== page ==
On November 24, Kavita Reddy — a PhD candidate in the Department of Political Science — held a “Lunch & Learn” event at Ziibiing Lab, located within Sidney Smith Hall. The talk focused on settler colonialism within Canada’s resource-extractive economy and how liberal ideals and Canadian legal structures conflict with Indigenous governance and knowledge.

Ziibiing Lab

Ziibiing Lab is an Indigenous-led research lab focusing on Indigenous politics. Created by political science assistant professor Uahikea Maile in 2023, the lab aims to “support Indigenous peoples, thought, and movements.”

According to the lab’s website, it has three main objectives: upholding Indigenous self-determination, sovereignty, and jurisdiction; advancing Indigenous thought on politics, policy, and praxis; and defending Indigenous movements for decolonization and dignified life.

The lab hosts Lunch & Learn sessions throughout the year to educate students on various Indigenous issues and topics of significance within a Canadian context. 

Reddy’s talk

Reddy’s research focuses on Canada’s role in resource extraction and the implications for Indigenous communities. She points out a contradiction between Canada’s alleged commitment to reconciliation and its reactions to Indigenous communities’ “on the ground” activism.

Reddy explores this idea by focusing on the role of injunctions within the context of Canada’s resource-extractive economy. According to the Legal Information Institute, injunctions refer to court orders requiring a person to do or cease to do a specific action that could cause harm.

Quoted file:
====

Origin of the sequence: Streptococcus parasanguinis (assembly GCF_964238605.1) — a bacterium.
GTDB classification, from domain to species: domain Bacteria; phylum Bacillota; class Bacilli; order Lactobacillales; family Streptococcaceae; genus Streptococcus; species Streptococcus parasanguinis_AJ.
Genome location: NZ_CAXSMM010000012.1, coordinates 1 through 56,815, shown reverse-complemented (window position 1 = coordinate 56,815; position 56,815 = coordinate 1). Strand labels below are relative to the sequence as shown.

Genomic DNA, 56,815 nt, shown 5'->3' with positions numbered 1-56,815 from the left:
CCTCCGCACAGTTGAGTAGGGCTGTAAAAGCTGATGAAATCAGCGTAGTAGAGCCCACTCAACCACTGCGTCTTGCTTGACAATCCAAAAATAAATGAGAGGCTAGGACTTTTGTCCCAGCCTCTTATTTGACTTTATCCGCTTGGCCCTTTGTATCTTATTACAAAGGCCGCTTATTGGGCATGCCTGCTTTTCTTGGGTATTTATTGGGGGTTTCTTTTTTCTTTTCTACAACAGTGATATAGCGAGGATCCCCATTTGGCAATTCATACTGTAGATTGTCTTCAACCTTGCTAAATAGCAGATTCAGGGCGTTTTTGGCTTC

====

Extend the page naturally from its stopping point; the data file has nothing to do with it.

In her talk, Reddy explained how injunctions “were a really strong way of reinforcing Indigenous rights in the 1980s.” Yet, in the early 2000s, she said, injunctions became a tool for Canada to combat civil disobedience. In 2018, the BC Supreme Court granted the Trans Mountain Pipeline Unlimited Liability Corporation an injunction, ordering protesters of the pipeline — including Indigenous land defenders — to stop physically stopping construction on the pipeline.

Reddy said that the legal standards one must meet to receive an injunction reflect liberal theories — instead of reflecting the ways Indigenous knowledge systems view harm. She compared liberal theories on economic harm to Indigenous peoples’ knowledge systems, and how the latter takes into consideration “the interconnectedness of nature and society” and effects over “longer time horizons” — including impacts on future generations — when conceptualizing harm.

Reddy also discussed how Canadian institutions pit Indigenous Peoples against each other and use disagreements between Indigenous groups to justify not respecting those groups’ rights to determine what happens on their lands. The Canadian government imposed an elected council system on First Nations recognized under the Indian Act, yet many Indigenous Peoples continue to respect the guidance of hereditary chiefs or other forms of traditional governance. In the case of the Coastal GasLink pipeline, the Royal Bank of Canada cites support for the project from the Wet’suwet’en elected band council despite the opposition of Wet’suwet’en hereditary chiefs.

In some instances, she noted that Western liberal legal tools such as the United Nations Declaration on the Rights of Indigenous Peoples could be helpful for protesters. The declaration calls for governments to ask for free, prior, and informed consent when adopting measures that impact Indigenous people. Reddy noted that, through blockades, Indigenous land defenders “were really bringing this idea into fruition.”

Reddy ended her talk by discussing how the Canadian government should not only give Indigenous nations the opportunity to present their cases before Canadian courts but also promote Indigenous institutions that exist outside of the Canadian government to arbitrate these cases. “In these cases, we need to not only defer judgment to Indigenous nations, but we also have to create recognized institutions that are solely Indigenous nations,” she said.